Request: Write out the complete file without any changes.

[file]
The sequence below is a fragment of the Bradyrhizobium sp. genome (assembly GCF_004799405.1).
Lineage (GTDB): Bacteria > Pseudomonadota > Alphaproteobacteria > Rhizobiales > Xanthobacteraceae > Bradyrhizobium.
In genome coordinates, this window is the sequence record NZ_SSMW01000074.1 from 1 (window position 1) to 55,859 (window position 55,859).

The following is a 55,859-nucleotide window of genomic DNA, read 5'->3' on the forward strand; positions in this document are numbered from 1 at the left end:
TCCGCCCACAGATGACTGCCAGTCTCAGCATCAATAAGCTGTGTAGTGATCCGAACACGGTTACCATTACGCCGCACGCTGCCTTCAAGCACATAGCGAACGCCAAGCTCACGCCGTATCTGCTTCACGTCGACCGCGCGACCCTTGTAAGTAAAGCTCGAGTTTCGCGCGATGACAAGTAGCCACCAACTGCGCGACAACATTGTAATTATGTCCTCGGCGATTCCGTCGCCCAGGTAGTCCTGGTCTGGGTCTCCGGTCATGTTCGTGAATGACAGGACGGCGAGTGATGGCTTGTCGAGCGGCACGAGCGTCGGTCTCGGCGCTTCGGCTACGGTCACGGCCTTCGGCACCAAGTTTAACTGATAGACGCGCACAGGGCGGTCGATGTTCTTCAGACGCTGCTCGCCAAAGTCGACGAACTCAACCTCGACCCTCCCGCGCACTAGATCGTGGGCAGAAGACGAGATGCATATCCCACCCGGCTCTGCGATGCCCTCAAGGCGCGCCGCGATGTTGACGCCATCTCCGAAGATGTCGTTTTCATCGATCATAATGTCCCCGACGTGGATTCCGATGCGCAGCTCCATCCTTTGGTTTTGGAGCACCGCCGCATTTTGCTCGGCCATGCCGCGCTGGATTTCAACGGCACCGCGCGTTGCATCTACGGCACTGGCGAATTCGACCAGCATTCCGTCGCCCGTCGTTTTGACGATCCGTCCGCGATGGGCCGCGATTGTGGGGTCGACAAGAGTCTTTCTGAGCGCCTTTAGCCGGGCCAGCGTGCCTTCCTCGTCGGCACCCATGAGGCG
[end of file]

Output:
The sequence below is a fragment of the Bradyrhizobium sp. genome (assembly GCF_004799405.1).
Lineage (GTDB): Bacteria > Pseudomonadota > Alphaproteobacteria > Rhizobiales > Xanthobacteraceae > Bradyrhizobium.
In genome coordinates, this window is the sequence record NZ_SSMW01000074.1 from 1 (window position 1) to 55,859 (window position 55,859).

The following is a 55,859-nucleotide window of genomic DNA, read 5'->3' on the forward strand; positions in this document are numbered from 1 at the left end:
TCCGCCCACAGATGACTGCCAGTCTCAGCATCAATAAGCTGTGTAGTGATCCGAACACGGTTACCATTACGCCGCACGCTGCCTTCAAGCACATAGCGAACGCCAAGCTCACGCCGTATCTGCTTCACGTCGACCGCGCGACCCTTGTAAGTAAAGCTCGAGTTTCGCGCGATGACAAGTAGCCACCAACTGCGCGACAACATTGTAATTATGTCCTCGGCGATTCCGTCGCCCAGGTAGTCCTGGTCTGGGTCTCCGGTCATGTTCGTGAATGACAGGACGGCGAGTGATGGCTTGTCGAGCGGCACGAGCGTCGGTCTCGGCGCTTCGGCTACGGTCACGGCCTTCGGCACCAAGTTTAACTGATAGACGCGCACAGGGCGGTCGATGTTCTTCAGACGCTGCTCGCCAAAGTCGACGAACTCAACCTCGACCCTCCCGCGCACTAGATCGTGGGCAGAAGACGAGATGCATATCCCACCCGGCTCTGCGATGCCCTCAAGGCGCGCCGCGATGTTGACGCCATCTCCGAAGATGTCGTTTTCATCGATCATAATGTCCCCGACGTGGATTCCGATGCGCAGCTCCATCCTTTGGTTTTGGAGCACCGCCGCATTTTGCTCGGCCATGCCGCGCTGGATTTCAACGGCACCGCGCGTTGCATCTACGGCACTGGCGAATTCGACCAGCATTCCGTCGCCCGTCGTTTTGACGATCCGTCCGCGATGGGCCGCGATTGTGGGGTCGACAAGAGTCTTTCTGAGCGCCTTTAGCCGGGCCAGCGTGCCTTCCTCGTCGGCACCCATGAGGCG